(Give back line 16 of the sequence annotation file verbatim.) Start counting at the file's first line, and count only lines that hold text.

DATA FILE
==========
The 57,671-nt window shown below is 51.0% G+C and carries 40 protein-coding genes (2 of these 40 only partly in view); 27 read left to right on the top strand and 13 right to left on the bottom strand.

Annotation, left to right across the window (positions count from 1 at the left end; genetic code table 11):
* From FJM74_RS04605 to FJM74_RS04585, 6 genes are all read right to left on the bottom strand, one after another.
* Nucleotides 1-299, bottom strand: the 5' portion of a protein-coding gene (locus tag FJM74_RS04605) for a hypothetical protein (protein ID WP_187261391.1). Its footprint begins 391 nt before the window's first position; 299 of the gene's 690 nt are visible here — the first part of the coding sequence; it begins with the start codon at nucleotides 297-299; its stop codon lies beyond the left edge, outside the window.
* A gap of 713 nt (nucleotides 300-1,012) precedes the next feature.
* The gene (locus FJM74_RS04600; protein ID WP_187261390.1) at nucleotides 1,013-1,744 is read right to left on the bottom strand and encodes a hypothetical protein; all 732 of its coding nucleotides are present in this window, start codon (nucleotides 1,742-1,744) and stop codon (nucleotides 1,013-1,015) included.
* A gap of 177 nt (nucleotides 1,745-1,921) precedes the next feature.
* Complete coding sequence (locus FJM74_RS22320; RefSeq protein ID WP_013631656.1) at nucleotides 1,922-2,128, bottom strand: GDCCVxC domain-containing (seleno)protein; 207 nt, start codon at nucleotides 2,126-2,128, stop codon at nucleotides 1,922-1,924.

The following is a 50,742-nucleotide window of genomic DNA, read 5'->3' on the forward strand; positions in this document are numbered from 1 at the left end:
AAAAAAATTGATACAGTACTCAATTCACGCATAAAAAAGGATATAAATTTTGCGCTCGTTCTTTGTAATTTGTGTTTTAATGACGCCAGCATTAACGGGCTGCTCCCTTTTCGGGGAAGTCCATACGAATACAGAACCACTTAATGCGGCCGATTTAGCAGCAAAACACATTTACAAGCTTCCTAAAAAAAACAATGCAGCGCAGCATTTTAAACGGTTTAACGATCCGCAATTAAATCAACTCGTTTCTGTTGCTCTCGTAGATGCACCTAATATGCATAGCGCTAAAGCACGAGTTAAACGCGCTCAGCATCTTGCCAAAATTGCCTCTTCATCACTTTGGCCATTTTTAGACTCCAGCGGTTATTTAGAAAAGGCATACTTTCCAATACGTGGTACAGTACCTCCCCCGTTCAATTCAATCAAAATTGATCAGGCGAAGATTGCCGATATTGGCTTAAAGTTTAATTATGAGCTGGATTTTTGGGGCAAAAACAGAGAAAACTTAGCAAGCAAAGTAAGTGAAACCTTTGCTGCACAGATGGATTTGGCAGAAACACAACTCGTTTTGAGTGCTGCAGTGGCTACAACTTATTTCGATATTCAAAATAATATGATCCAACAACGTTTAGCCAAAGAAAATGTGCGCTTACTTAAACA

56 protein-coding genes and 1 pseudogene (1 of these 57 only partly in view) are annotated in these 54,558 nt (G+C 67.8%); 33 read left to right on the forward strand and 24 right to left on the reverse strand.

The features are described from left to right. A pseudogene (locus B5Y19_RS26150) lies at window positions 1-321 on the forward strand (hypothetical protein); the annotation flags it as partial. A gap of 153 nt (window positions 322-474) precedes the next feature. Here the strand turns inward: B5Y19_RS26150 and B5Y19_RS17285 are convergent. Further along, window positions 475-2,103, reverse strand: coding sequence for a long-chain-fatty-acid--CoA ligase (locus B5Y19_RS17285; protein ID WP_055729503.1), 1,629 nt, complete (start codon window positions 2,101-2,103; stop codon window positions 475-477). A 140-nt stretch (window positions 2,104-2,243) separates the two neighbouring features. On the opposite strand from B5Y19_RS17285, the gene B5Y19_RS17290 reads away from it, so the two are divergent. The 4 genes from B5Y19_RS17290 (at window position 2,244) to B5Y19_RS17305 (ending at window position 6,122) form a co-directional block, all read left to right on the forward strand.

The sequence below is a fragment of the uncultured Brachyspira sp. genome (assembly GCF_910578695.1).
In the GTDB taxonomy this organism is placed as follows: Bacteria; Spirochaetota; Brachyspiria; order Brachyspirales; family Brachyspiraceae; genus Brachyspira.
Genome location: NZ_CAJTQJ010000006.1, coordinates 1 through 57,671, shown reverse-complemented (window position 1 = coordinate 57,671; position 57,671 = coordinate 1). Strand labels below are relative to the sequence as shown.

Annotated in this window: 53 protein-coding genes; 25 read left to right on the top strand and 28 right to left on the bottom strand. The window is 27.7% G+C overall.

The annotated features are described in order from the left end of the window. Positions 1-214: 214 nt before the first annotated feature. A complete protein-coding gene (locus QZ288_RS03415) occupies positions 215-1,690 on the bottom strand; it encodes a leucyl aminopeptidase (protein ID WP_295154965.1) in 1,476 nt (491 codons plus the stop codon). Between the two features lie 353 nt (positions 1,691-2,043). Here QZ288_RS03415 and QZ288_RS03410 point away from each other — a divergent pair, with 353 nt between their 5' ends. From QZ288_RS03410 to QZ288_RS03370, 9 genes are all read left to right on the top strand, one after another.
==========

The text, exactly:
Annotated in this window: 53 protein-coding genes; 25 read left to right on the top strand and 28 right to left on the bottom strand. The window is 27.7% G+C overall.